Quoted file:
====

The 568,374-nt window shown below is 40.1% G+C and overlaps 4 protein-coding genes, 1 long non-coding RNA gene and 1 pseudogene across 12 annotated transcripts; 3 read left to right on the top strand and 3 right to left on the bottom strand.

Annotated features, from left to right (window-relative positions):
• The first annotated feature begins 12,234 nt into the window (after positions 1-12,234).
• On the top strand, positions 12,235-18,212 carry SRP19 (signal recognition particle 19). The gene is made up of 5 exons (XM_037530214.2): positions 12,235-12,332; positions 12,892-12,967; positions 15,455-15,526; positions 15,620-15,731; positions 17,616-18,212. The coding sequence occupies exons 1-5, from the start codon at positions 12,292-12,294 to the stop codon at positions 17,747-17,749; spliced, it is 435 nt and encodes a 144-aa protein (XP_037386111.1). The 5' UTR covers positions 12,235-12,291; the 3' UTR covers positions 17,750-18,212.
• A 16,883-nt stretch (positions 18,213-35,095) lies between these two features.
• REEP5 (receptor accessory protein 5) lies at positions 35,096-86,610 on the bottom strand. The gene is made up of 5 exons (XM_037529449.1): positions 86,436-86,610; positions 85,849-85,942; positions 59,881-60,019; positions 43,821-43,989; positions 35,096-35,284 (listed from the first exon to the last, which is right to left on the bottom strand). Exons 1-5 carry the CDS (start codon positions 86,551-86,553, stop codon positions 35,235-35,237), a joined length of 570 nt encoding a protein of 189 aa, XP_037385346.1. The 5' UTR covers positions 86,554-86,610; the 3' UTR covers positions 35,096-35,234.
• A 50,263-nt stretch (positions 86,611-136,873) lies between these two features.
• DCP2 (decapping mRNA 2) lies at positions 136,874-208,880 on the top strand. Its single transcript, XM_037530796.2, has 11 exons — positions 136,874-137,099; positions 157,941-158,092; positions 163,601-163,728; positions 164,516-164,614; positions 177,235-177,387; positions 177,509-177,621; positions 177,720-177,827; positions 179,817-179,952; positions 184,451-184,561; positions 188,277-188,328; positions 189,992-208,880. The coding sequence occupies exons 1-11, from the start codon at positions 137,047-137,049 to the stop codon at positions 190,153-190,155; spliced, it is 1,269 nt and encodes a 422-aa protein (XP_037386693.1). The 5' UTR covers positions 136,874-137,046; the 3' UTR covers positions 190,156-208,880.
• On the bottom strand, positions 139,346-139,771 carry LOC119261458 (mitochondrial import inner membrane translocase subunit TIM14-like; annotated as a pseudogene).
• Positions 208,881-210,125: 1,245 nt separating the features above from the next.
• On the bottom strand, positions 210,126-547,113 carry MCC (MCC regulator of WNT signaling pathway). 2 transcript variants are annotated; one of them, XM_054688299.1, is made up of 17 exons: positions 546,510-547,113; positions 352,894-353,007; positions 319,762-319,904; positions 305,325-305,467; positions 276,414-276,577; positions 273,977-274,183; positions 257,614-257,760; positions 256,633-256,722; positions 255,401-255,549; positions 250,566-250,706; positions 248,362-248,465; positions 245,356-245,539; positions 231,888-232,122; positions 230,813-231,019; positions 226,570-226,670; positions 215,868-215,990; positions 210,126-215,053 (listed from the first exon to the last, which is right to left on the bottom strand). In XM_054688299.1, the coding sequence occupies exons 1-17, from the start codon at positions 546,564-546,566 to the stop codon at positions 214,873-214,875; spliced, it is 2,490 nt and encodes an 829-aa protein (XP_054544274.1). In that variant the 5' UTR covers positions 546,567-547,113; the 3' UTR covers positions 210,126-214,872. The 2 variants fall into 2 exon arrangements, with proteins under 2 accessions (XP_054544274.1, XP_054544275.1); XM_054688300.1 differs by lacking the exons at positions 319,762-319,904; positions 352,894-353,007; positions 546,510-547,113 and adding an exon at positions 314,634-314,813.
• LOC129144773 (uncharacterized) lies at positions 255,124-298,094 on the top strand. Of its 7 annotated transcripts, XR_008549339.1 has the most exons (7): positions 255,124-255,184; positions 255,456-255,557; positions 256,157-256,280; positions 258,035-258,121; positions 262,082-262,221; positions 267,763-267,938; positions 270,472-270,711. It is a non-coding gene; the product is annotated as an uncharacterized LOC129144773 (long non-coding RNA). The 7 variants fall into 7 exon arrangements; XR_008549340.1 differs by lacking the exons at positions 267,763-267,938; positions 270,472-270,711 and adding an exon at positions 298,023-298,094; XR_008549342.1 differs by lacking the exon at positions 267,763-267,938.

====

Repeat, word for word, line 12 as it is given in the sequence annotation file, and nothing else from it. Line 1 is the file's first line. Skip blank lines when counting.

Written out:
• LOC129144773 (uncharacterized) lies at positions 255,124-298,094 on the top strand. Of its 7 annotated transcripts, XR_008549339.1 has the most exons (7): positions 255,124-255,184; positions 255,456-255,557; positions 256,157-256,280; positions 258,035-258,121; positions 262,082-262,221; positions 267,763-267,938; positions 270,472-270,711. It is a non-coding gene; the product is annotated as an uncharacterized LOC129144773 (long non-coding RNA). The 7 variants fall into 7 exon arrangements; XR_008549340.1 differs by lacking the exons at positions 267,763-267,938; positions 270,472-270,711 and adding an exon at positions 298,023-298,094; XR_008549342.1 differs by lacking the exon at positions 267,763-267,938.